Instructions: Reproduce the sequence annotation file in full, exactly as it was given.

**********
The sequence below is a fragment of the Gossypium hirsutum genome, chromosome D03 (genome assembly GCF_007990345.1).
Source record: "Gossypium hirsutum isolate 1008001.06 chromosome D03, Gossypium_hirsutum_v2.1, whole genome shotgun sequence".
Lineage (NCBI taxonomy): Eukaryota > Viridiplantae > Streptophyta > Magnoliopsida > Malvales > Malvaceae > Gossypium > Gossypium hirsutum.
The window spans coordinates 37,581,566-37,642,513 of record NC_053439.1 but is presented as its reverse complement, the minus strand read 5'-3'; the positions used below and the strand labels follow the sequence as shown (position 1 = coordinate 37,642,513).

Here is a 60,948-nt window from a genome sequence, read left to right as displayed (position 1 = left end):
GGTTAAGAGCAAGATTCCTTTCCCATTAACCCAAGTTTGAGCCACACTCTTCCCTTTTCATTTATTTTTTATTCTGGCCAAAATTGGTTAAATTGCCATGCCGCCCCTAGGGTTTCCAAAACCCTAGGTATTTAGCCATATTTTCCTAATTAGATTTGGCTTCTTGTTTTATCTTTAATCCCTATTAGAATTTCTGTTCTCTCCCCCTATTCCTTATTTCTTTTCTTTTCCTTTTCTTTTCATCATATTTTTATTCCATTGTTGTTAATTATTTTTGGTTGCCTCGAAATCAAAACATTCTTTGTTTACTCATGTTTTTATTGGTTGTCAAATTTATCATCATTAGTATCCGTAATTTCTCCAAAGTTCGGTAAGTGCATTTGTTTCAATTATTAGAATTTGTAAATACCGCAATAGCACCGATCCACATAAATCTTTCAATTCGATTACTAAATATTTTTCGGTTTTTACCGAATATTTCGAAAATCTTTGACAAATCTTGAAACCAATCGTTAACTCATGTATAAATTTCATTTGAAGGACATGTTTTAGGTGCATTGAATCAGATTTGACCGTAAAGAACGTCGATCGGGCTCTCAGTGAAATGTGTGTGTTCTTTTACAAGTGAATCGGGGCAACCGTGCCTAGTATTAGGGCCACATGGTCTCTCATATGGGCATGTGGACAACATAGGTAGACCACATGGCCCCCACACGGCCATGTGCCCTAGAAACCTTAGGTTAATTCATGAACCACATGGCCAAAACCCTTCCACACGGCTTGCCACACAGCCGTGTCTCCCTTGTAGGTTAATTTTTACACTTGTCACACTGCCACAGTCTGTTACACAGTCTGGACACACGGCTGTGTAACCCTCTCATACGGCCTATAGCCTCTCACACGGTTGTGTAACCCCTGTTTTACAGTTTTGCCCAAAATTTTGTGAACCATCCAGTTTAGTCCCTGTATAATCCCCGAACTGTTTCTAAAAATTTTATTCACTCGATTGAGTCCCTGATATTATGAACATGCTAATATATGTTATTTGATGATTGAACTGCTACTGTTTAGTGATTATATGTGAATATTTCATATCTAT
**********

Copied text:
The sequence below is a fragment of the Gossypium hirsutum genome, chromosome D03 (genome assembly GCF_007990345.1).
Source record: "Gossypium hirsutum isolate 1008001.06 chromosome D03, Gossypium_hirsutum_v2.1, whole genome shotgun sequence".
Lineage (NCBI taxonomy): Eukaryota > Viridiplantae > Streptophyta > Magnoliopsida > Malvales > Malvaceae > Gossypium > Gossypium hirsutum.
The window spans coordinates 37,581,566-37,642,513 of record NC_053439.1 but is presented as its reverse complement, the minus strand read 5'-3'; the positions used below and the strand labels follow the sequence as shown (position 1 = coordinate 37,642,513).

Here is a 60,948-nt window from a genome sequence, read left to right as displayed (position 1 = left end):
GGTTAAGAGCAAGATTCCTTTCCCATTAACCCAAGTTTGAGCCACACTCTTCCCTTTTCATTTATTTTTTATTCTGGCCAAAATTGGTTAAATTGCCATGCCGCCCCTAGGGTTTCCAAAACCCTAGGTATTTAGCCATATTTTCCTAATTAGATTTGGCTTCTTGTTTTATCTTTAATCCCTATTAGAATTTCTGTTCTCTCCCCCTATTCCTTATTTCTTTTCTTTTCCTTTTCTTTTCATCATATTTTTATTCCATTGTTGTTAATTATTTTTGGTTGCCTCGAAATCAAAACATTCTTTGTTTACTCATGTTTTTATTGGTTGTCAAATTTATCATCATTAGTATCCGTAATTTCTCCAAAGTTCGGTAAGTGCATTTGTTTCAATTATTAGAATTTGTAAATACCGCAATAGCACCGATCCACATAAATCTTTCAATTCGATTACTAAATATTTTTCGGTTTTTACCGAATATTTCGAAAATCTTTGACAAATCTTGAAACCAATCGTTAACTCATGTATAAATTTCATTTGAAGGACATGTTTTAGGTGCATTGAATCAGATTTGACCGTAAAGAACGTCGATCGGGCTCTCAGTGAAATGTGTGTGTTCTTTTACAAGTGAATCGGGGCAACCGTGCCTAGTATTAGGGCCACATGGTCTCTCATATGGGCATGTGGACAACATAGGTAGACCACATGGCCCCCACACGGCCATGTGCCCTAGAAACCTTAGGTTAATTCATGAACCACATGGCCAAAACCCTTCCACACGGCTTGCCACACAGCCGTGTCTCCCTTGTAGGTTAATTTTTACACTTGTCACACTGCCACAGTCTGTTACACAGTCTGGACACACGGCTGTGTAACCCTCTCATACGGCCTATAGCCTCTCACACGGTTGTGTAACCCCTGTTTTACAGTTTTGCCCAAAATTTTGTGAACCATCCAGTTTAGTCCCTGTATAATCCCCGAACTGTTTCTAAAAATTTTATTCACTCGATTGAGTCCCTGATATTATGAACATGCTAATATATGTTATTTGATGATTGAACTGCTACTGTTTAGTGATTATATGTGAATATTTCATATCTAT